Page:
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FTR #289 Miscellaneous Articles and Updates

Lis­ten:
MP3 One Seg­ment [1]
RealAu­dio [2]
NB: This RealAu­dio stream con­tains FTRs 288 and 289 in sequence. Each is a 30-minute broad­cast.

1. Resum­ing the top­ic of the pow­er­ful Vat­i­can order called Opus Dei. Deeply involved in the ele­va­tion of Pope John Paul II, the orga­ni­za­tion has roots going back to Fran­cis­co Fran­co’s fas­cist dic­ta­tor­ship in Spain. Fol­low­ing the arrest of a key FBI coun­ter­in­tel­li­gence agent for alleged­ly spy­ing on behalf of Rus­sia and the for­mer Sovi­et Union, it emerged that the offi­cial (Robert Hanssen) was a mem­ber of Opus Dei. (“Was FBI Agen­t’s True ‘Loy­al­ty’ to Opus Dei?” by Yoichi Clark Shi­mat­su; Jinn Mag­a­zine, March 5, 2001.) [3]

2. “The search for a motive [for Hanssen’s alleged actions] is com­pli­cat­ed by the fact that his col­leagues say that Hanssen was fierce­ly anti­com­mu­nist and a devout mem­ber of Opus Dei, an ultra­con­ser­v­a­tive Catholic orga­ni­za­tion. He was a reg­u­lar parish­ioner of St. Cather­ine of Siena Church, in a Vir­ginia sub­urb of the cap­i­tal, where an elite con­gre­ga­tion, which includes Supreme Court jus­tice Antonin Scalia, attend tra­di­tion­al Latin mass­es.” (Ibid.; p. 1.)

3. Dis­cussing the order and its his­to­ry, Shi­mat­su relates its fas­cist antecedents, and also dis­cuss­es evi­dence of a 1980s rap­proche­ment between Moscow and the Vat­i­can. (This rap­proche­ment [4] may have been a motive for the shoot­ing of the Pope by Mehmet Ali Agca.) “Opus Dei, Latin for ‘Work of God,’ is a secre­tive lay group with­in the body of the Catholic Church, with more than 80,000 mem­bers world­wide. As the only per­son­al prela­ture in the Church, it is an enti­ty unto itself, sep­a­rate from the dioce­san struc­ture. Found­ed in the late 1920’s by Span­ish priest Jose Maria Escri­va, Opus Dei assumed a polit­i­cal role from the start, open­ly sid­ing with the Fran­co dic­ta­tor­ship. Its mem­bers served in cab­i­nets while Spain was allied with Hitler and Mus­soli­ni. Opus Dei foundered in the wake of World War II, but regained impe­tus under Pope John Paul II, after pro­vid­ing cru­cial sup­port for his papal can­di­da­cy. In the Pol­ish pope, the group found a cham­pi­on will­ing to back its harsh stance against abor­tion, birth con­trol, its cru­sade against com­mu­nism, the push for Catholi­cism as a state reli­gion, and war on left-lean­ing lib­er­a­tion the­olo­gians with­in the Church. . . .Vat­i­can Sec­re­tary of State Car­di­nal Agosti­no Casaroli, a pow­er­ful Opus Dei sup­port­er, pur­sued a pol­i­cy of reach­ing out toward Moscow with the aim of gain­ing Poland’s release from the War­saw Pact. . . . Rivers of mon­ey, much of it pro­vid­ed by Bill Casey’s CIA, poured into War­saw and Moscow, and the Vat­i­can found ready sup­port from the U.S. because the secu­ri­ty estab­lish­ment under Pres­i­dent Ronald Rea­gan was packed with con­ser­v­a­tive Catholics, includ­ing Casey, Richard Allen and William Clark.” (Ibid.; p. 2.)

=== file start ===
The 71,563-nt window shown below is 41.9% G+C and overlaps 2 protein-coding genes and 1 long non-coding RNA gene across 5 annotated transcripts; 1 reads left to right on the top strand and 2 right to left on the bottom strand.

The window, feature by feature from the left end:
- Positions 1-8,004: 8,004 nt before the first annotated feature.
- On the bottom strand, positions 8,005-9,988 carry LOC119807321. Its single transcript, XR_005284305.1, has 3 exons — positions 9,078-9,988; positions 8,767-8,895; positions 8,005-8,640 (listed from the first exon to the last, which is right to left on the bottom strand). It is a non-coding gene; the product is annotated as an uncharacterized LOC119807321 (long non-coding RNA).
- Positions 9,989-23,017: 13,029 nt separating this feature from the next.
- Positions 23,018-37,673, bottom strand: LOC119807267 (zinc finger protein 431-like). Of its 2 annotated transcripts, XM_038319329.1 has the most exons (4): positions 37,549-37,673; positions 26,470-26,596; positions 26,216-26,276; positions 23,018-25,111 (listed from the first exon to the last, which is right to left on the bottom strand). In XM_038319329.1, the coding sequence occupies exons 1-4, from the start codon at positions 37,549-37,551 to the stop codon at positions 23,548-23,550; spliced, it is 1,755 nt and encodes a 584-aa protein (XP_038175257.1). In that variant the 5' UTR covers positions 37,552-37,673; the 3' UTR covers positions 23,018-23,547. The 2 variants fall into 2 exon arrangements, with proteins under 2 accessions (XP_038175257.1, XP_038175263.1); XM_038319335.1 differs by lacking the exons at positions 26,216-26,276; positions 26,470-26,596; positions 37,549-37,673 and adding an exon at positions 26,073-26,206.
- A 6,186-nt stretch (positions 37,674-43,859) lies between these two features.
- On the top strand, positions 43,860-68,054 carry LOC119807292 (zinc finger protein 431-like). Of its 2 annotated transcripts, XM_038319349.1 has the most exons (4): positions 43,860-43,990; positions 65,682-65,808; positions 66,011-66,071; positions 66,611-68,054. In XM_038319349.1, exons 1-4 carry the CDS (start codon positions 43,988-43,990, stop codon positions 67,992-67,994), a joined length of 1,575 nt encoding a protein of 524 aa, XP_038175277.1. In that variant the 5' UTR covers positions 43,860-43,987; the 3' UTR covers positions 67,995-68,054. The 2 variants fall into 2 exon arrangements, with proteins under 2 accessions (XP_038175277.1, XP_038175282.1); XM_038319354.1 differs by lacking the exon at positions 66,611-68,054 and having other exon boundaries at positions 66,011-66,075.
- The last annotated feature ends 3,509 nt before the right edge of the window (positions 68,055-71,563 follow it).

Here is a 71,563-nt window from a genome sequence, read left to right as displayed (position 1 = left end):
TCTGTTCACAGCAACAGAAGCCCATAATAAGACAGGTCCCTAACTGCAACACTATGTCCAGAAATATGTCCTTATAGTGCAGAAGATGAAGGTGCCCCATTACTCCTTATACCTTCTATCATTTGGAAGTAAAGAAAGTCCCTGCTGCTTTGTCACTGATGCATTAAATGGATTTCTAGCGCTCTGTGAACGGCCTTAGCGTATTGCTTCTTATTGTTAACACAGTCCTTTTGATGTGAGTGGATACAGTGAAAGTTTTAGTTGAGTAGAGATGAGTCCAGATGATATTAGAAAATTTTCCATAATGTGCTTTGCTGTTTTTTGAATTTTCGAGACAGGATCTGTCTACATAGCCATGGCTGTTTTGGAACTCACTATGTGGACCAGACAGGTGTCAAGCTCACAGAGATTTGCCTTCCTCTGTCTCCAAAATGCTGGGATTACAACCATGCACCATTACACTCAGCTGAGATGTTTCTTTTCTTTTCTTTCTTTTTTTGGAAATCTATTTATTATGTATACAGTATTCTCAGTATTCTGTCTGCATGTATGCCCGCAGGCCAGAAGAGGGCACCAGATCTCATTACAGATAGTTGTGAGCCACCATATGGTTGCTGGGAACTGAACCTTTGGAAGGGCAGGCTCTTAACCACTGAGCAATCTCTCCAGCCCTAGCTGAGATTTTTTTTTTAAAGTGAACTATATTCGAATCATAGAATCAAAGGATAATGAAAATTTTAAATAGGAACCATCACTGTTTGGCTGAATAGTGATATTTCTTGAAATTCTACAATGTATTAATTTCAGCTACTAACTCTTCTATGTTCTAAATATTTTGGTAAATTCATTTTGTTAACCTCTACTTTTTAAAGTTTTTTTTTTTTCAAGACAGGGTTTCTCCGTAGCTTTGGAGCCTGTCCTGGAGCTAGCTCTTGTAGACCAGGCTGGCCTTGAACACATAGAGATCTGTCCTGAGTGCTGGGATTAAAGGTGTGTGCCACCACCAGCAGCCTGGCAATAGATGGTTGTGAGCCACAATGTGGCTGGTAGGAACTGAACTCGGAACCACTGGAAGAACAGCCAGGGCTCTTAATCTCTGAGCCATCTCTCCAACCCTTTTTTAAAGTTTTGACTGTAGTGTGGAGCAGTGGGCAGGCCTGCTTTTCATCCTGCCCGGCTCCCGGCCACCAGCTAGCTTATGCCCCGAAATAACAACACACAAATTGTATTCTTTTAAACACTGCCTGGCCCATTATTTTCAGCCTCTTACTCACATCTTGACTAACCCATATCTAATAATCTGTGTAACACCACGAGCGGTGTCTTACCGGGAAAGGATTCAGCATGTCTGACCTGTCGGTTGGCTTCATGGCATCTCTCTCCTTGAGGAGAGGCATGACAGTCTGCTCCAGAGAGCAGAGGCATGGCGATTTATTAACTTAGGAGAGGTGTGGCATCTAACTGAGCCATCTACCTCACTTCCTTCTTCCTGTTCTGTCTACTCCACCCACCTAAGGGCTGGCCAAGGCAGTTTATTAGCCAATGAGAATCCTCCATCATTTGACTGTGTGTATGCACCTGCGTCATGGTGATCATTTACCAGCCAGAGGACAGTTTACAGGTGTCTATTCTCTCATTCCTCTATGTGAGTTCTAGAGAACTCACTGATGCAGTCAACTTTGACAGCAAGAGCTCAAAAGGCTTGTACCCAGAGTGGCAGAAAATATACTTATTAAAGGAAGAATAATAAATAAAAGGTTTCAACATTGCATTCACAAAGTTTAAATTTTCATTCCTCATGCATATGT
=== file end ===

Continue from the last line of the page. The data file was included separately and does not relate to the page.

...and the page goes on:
4. Shi­mat­su then spec­u­lates about a pos­si­ble motive for Hanssen’s alleged activ­i­ties. “Hanssen’s most dam­ag­ing activ­i­ties in FBI coun­ter­in­tel­li­gence coin­cid­ed with these years, 1985–89. Secrets from Amer­i­ca’s intel­li­gence vaults could well have been part of the quid pro quo in the late Car­di­nal’s dance with Moscow. Cer­tain­ly, the Vat­i­can has had no qualms about vio­lat­ing Amer­i­can sen­si­tiv­i­ties. Indeed, it seems to reflect a Euro­cen­tric tri­umphal­ism. The papal encycli­cal on labor rights slapped ram­pant materialism—that is, the immoral Unit­ed States—as the ‘oth­er’ great evil afoot in the world.” (Ibid.; p. 2.)

5. The arti­cle also notes that FBI direc­tor Louis Freeh is also a mem­ber of the order. “Did Hanssen clear the path to the FBI direc­torate for his fel­low Opus Dei mem­ber Louis Freeh? This pos­si­bil­i­ty can­not be dis­missed, nor should reluc­tance to inter­fere with a reli­gious orga­ni­za­tion pre­vent a probe into Hanssen’s ties with­in Opus Dei.” (Ibid.; p. 3.)

6. Fol­low­ing dis­cus­sion of Hanssen’s rela­tion­ship to Opus Dei, the pro­gram high­lights a “legal” orga­ni­za­tion called the Fed­er­al­ist Soci­ety for Law and Pub­lic Pol­i­cy. An extreme right-wing con­sor­tium with enor­mous sway with­in the Bush admin­is­tra­tion, the orga­ni­za­tion has already made its influ­ence felt. (“Judg­ment Daze” by Julian Borg­er; The Guardian; 3/26/2001.)